Survivors of Sri Lanka's ethnic conflict poured their hearts out yesterday to British Prime Minister David Cameron as he paid a "harrowing" visit to the war-torn north, upstaging a Commonwealth summit in Colombo.
After Sri Lankan President Mahinda Rajapakse warned his peers against passing judgment on his country's past, Cameron headed to the Jaffna peninsula where some 100,000 people lost their lives in fighting between Tamil rebels and troops from the majority Sinhalese government.
Dozens of protesters, many clutching photos of missing loved ones, took to Jaffna's streets as Cameron toured the main town in the north.
As police with shields tried to keep them away, some women managed to break through and several tried to hurl themselves at Cameron's motorcade.
He also met residents of a resettlement camp who were desperate to tell him of the pain they endured during the 37-year conflict and ongoing hardships.
"The stories I am hearing from the people here are often harrowing," Cameron said on Twitter.
The prime minister is the first foreign leader to visit Jaffna since the former British colony gained independence in 1948.
"This is going to make a very lasting impression on me. That is something you don't forget," Cameron said on a visit to the Uthayan newspaper where the portraits of slain staff line the walls.
Cameron also spoke with elderly women and their families who are still living in shanty homes in Jaffna since the fighting ended in 2009 after fleeing their villages during the war.
"I'm going to raise this case with people from your government," Cameron told about a dozen women in one alley as they crowded around the premier.
"We are pinning our hopes on him," T. Padmavathy said after Cameron inspected her tiny home.
The landmark visit overshadowed the start of a three-day summit which was meant to be a chance for Rajapakse to showcase Sri Lanka's revival.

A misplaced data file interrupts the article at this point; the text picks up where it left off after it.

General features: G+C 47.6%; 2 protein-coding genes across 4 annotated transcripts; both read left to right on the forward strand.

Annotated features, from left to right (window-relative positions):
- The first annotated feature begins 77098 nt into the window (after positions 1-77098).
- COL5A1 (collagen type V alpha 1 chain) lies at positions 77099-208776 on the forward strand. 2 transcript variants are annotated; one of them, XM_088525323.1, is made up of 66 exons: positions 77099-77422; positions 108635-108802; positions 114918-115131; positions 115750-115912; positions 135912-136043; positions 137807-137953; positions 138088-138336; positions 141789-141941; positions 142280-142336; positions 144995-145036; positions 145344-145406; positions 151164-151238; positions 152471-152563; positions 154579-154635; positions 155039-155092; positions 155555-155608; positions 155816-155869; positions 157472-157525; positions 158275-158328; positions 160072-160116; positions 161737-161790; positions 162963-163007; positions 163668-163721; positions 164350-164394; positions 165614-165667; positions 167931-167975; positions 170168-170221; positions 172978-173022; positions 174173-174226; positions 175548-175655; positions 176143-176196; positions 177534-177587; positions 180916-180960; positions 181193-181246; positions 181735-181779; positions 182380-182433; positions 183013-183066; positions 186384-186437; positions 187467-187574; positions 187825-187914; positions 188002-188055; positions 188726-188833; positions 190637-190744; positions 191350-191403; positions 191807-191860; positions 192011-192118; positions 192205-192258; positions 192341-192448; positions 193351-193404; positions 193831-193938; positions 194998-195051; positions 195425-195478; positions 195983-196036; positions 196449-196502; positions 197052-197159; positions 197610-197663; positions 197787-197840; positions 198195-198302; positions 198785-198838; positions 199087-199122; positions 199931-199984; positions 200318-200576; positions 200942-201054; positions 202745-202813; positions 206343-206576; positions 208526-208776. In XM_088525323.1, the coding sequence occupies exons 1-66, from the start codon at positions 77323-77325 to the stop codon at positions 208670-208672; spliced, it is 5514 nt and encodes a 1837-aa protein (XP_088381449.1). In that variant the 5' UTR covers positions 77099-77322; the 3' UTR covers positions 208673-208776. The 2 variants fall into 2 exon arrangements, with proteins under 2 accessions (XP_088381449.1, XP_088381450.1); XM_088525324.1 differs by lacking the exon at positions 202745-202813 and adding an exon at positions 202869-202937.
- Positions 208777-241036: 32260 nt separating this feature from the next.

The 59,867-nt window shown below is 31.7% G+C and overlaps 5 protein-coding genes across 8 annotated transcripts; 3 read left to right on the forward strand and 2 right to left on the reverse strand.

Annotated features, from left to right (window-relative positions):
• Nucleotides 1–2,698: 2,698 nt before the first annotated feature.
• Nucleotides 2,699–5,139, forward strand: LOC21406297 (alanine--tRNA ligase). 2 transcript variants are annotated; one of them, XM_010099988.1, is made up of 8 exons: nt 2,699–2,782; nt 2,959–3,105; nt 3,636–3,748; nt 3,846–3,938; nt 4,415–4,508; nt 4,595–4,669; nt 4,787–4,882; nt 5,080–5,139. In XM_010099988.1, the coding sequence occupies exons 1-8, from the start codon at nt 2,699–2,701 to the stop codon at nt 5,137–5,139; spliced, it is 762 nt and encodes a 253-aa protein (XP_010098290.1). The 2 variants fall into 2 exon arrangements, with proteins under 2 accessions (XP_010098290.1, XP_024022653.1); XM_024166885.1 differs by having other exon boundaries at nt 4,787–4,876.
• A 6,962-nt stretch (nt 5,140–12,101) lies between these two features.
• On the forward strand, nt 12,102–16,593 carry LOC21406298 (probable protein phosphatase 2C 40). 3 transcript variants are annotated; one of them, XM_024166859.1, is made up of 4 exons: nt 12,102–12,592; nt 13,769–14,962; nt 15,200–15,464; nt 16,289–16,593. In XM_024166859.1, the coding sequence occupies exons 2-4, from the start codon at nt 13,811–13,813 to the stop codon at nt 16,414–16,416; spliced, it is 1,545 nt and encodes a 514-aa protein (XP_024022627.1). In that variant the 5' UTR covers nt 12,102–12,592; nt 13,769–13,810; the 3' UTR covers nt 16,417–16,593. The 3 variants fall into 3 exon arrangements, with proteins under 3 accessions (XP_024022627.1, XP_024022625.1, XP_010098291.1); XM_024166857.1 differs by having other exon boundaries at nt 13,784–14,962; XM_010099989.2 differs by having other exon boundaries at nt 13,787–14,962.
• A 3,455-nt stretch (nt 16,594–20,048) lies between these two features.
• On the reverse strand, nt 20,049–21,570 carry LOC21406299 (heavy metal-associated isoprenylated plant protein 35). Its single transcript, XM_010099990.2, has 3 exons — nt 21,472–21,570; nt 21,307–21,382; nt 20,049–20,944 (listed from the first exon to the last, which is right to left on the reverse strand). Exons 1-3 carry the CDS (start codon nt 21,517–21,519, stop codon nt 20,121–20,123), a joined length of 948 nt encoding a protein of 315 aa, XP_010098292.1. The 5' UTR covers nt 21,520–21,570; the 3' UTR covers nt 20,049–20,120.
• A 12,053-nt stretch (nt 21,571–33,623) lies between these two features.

But after refusing to bow to demands for an independent investigation into the end of the conflict, he has been confronted by a public relations disaster, including a string of boycotts.
Cameron flew out of Colombo shortly after Rajapakse warned fellow leaders against trying to impose their own "bilateral agendas".
"If the Commonwealth is to remain relevant to its member countries, the association must respond to the needs of its people and not turn into a punitive or judgmental body," he said in a speech ahead of the formal opening of the summit by Britain's Prince Charles.
Canada's Prime Minister Stephen Harper was the first to announce a summit boycott after his government said it was akin to "accommodating evil". Even India's Prime Minister Manmohan Singh is staying away.
Rajapakse spent the build-up to the summit fending off allegations that his troops were responsible for the deaths of some 40,000 Tamil civilians in the final weeks of the war. He said his regime deserved credit for ending the conflict. "We asserted the greatest human right - the right to life," he said.